The dance continued as I rolled down my window and called out, “Just pick him up and move him!”

“But he’s trying to bite me!”

“No he’s not!”

“Yes he is!”

“Just move the turtle, boy! What’s wrong with you?” I asked, exasperated but reaching for my cell phone to catch his hesitation on film.

His fourth or fifth attempt at lifting the turtle, he didn’t jerk and let go when it moved its legs and he quickly moved it… to the median. Not to the other side of the other lane as I had instructed.

“No!” I cried out, knowing that the turtle would now have to cross the other lane as well. “Move him all the way to the other side!”

“No!” he responded in kind as he returned to the car. “He’s out of the way and there’s a car coming up behind us now.”

“Only because you took so long! Now he’s going to have to cross the other street.”

“That’ll take him a million years to get to it.” (The median was very narrow).

“No it won’t. I saw how fast he moved on you! Why were you afraid of the turtle?”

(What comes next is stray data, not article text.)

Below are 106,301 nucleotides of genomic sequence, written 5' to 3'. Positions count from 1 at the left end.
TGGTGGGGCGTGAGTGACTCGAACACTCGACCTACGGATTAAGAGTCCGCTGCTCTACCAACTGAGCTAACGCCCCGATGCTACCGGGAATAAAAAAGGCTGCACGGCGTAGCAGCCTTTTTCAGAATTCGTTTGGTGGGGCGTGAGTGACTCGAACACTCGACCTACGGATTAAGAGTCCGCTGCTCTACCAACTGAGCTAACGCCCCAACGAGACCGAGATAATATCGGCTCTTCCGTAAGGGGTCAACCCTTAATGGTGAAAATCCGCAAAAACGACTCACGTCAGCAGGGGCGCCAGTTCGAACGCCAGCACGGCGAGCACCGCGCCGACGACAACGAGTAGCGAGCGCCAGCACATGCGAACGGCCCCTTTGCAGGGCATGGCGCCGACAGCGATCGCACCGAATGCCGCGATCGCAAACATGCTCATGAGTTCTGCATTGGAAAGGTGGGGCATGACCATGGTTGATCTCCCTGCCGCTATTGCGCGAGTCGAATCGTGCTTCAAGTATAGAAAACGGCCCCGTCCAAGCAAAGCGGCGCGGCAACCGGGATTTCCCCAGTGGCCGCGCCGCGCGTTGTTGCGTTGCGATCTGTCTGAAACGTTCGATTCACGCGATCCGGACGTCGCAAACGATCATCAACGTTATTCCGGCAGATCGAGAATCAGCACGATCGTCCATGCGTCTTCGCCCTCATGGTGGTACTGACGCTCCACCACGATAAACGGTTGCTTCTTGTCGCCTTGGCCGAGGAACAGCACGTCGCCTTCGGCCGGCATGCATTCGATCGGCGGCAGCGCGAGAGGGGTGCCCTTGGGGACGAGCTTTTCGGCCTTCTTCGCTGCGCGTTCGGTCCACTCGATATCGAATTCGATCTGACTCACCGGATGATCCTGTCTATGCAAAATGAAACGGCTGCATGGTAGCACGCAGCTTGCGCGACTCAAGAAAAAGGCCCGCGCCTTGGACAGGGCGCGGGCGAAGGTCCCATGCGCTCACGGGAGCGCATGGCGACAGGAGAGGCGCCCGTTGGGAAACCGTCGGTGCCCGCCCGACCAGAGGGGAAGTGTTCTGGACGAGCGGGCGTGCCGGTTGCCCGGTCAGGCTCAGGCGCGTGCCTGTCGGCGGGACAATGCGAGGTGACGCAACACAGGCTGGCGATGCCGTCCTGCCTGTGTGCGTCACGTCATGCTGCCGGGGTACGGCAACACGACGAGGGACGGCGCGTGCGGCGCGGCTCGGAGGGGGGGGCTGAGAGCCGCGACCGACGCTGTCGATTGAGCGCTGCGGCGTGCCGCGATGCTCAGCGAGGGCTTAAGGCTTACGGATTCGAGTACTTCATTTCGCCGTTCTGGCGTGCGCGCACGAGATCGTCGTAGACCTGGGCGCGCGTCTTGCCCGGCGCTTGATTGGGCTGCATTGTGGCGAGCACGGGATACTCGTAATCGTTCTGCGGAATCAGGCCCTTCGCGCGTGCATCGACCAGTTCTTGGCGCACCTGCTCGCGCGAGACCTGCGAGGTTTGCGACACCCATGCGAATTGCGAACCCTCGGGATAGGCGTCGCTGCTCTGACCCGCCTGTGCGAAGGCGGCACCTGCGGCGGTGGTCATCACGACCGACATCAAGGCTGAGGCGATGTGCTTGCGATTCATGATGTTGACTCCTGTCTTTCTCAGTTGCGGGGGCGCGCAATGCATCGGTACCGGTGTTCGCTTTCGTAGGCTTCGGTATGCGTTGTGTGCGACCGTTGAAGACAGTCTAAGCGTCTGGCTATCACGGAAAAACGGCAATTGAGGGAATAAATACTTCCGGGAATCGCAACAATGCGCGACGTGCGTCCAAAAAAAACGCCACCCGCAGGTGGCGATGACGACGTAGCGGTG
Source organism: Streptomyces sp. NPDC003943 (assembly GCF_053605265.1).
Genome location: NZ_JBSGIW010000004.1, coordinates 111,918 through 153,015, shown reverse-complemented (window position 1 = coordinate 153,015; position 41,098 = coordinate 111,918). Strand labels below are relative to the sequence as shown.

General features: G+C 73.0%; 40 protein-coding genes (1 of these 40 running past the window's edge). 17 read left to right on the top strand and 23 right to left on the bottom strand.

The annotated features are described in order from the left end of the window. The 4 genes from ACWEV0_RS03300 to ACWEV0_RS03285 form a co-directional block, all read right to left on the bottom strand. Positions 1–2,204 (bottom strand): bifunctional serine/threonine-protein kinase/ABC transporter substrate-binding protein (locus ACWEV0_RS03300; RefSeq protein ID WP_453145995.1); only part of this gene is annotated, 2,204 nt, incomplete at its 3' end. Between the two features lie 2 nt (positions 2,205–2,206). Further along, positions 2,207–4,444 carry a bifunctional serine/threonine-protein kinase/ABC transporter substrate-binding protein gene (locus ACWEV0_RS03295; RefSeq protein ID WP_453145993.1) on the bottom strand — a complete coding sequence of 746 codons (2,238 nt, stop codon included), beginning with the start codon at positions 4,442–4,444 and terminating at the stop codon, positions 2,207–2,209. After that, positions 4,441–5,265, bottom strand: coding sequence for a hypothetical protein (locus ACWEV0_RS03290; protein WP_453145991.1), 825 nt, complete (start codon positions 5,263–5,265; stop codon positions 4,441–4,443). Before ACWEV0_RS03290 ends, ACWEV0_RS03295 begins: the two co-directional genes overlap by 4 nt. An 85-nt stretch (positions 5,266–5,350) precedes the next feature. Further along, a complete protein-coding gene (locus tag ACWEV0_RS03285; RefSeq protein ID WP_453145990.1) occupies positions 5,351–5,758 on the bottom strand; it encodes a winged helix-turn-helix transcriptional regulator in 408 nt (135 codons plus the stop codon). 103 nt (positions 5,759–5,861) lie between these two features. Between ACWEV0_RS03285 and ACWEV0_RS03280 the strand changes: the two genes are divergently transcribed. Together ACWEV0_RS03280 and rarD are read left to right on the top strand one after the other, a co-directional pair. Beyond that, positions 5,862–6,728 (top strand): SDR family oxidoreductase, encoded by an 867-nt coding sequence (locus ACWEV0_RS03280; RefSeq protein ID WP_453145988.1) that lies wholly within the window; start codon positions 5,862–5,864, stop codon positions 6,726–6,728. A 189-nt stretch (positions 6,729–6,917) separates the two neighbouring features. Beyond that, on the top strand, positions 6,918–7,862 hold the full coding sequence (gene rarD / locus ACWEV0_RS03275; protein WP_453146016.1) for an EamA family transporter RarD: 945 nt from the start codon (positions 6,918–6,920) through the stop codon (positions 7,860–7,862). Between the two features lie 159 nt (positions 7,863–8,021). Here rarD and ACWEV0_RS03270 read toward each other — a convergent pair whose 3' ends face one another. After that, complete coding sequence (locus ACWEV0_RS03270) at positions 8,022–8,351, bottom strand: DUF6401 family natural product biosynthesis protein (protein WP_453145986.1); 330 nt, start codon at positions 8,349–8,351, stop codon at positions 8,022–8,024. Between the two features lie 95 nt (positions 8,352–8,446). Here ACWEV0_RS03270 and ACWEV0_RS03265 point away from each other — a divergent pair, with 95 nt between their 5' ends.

“I wasn’t afraid of the turtle.”

“You were totally afraid of the turtle.”

“No. It was an alligator snapping turtle.”

“It was not.”

“It was trying to bite me!”

“No it wasn’t!”

“It kept touching me.”

“So?”

“I’d go to pick it up and then it would start walking and its leg would touch my hand. Yuck!”

“So what?”

“It might give me AIDS.”

“You can’t get AIDS from a turtle!”

“You don’t know that.”

“Actually, I do.”

“I could have gotten AIDS.”

“Turtles don’t get AIDS. You can’t get AIDS from touching a turtle.”

“Uh-huh. He could have been rolling around in it. He could have had it all over him.”

“AIDS is a condition that you can develop if you contract the HIV virus. It’s not something that turtles can ‘pick up’ from ‘rolling around’ in the grass. HIV can’t survive out in the open long enough for that to be a thing.”

“Yes it can. I know these things. I’m in Biology.”

We traveled in silence for a while before I brought it back up. “If you had just finished picking it up, then its legs would have just sagged and not been touching you anymore.”

“No! It’d keep running. Vrrr-vrrr-vrrr,” he said, making rapid ‘running’ motions with his arms and sound effects with his mouth.

“It doesn’t matter anyway. It’s just a turtle. You are a wuss.”

“No I’m not. Man, I’m tough. That was an alligator snapping turtle!”

“No it wasn’t!”

He answered his phone about then. His dad was calling. Daryl gave him our approximate location and then sat silently as he listened to his dad talk.